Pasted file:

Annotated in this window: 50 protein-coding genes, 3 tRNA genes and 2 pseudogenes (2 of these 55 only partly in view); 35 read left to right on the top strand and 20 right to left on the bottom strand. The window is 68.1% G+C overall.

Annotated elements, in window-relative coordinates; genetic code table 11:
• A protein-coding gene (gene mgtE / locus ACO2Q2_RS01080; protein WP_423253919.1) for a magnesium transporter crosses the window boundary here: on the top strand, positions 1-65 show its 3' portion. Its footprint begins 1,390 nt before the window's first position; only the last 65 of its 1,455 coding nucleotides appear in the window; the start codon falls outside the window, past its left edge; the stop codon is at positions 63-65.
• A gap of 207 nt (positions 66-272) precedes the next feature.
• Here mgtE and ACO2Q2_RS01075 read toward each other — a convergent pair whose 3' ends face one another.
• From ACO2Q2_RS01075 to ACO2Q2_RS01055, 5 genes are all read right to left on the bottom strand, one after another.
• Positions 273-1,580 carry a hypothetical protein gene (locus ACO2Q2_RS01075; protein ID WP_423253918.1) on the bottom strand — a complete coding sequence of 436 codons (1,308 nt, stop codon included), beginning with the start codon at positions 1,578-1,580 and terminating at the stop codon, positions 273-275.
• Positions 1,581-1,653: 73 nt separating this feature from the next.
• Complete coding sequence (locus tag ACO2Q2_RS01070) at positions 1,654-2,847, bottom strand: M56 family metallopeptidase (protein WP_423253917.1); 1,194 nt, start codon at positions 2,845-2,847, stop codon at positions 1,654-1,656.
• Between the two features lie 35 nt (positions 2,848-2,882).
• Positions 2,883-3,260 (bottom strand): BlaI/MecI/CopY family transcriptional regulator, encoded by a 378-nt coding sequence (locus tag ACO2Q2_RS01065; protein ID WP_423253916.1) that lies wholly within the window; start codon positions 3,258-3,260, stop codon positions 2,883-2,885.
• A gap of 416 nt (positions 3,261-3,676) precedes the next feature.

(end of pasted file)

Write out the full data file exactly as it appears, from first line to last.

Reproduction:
Annotated in this window: 50 protein-coding genes, 3 tRNA genes and 2 pseudogenes (2 of these 55 only partly in view); 35 read left to right on the top strand and 20 right to left on the bottom strand. The window is 68.1% G+C overall.

Annotated elements, in window-relative coordinates; genetic code table 11:
• A protein-coding gene (gene mgtE / locus ACO2Q2_RS01080; protein WP_423253919.1) for a magnesium transporter crosses the window boundary here: on the top strand, positions 1-65 show its 3' portion. Its footprint begins 1,390 nt before the window's first position; only the last 65 of its 1,455 coding nucleotides appear in the window; the start codon falls outside the window, past its left edge; the stop codon is at positions 63-65.
• A gap of 207 nt (positions 66-272) precedes the next feature.
• Here mgtE and ACO2Q2_RS01075 read toward each other — a convergent pair whose 3' ends face one another.
• From ACO2Q2_RS01075 to ACO2Q2_RS01055, 5 genes are all read right to left on the bottom strand, one after another.
• Positions 273-1,580 carry a hypothetical protein gene (locus ACO2Q2_RS01075; protein ID WP_423253918.1) on the bottom strand — a complete coding sequence of 436 codons (1,308 nt, stop codon included), beginning with the start codon at positions 1,578-1,580 and terminating at the stop codon, positions 273-275.
• Positions 1,581-1,653: 73 nt separating this feature from the next.
• Complete coding sequence (locus tag ACO2Q2_RS01070) at positions 1,654-2,847, bottom strand: M56 family metallopeptidase (protein WP_423253917.1); 1,194 nt, start codon at positions 2,845-2,847, stop codon at positions 1,654-1,656.
• Between the two features lie 35 nt (positions 2,848-2,882).
• Positions 2,883-3,260 (bottom strand): BlaI/MecI/CopY family transcriptional regulator, encoded by a 378-nt coding sequence (locus tag ACO2Q2_RS01065; protein ID WP_423253916.1) that lies wholly within the window; start codon positions 3,258-3,260, stop codon positions 2,883-2,885.
• A gap of 416 nt (positions 3,261-3,676) precedes the next feature.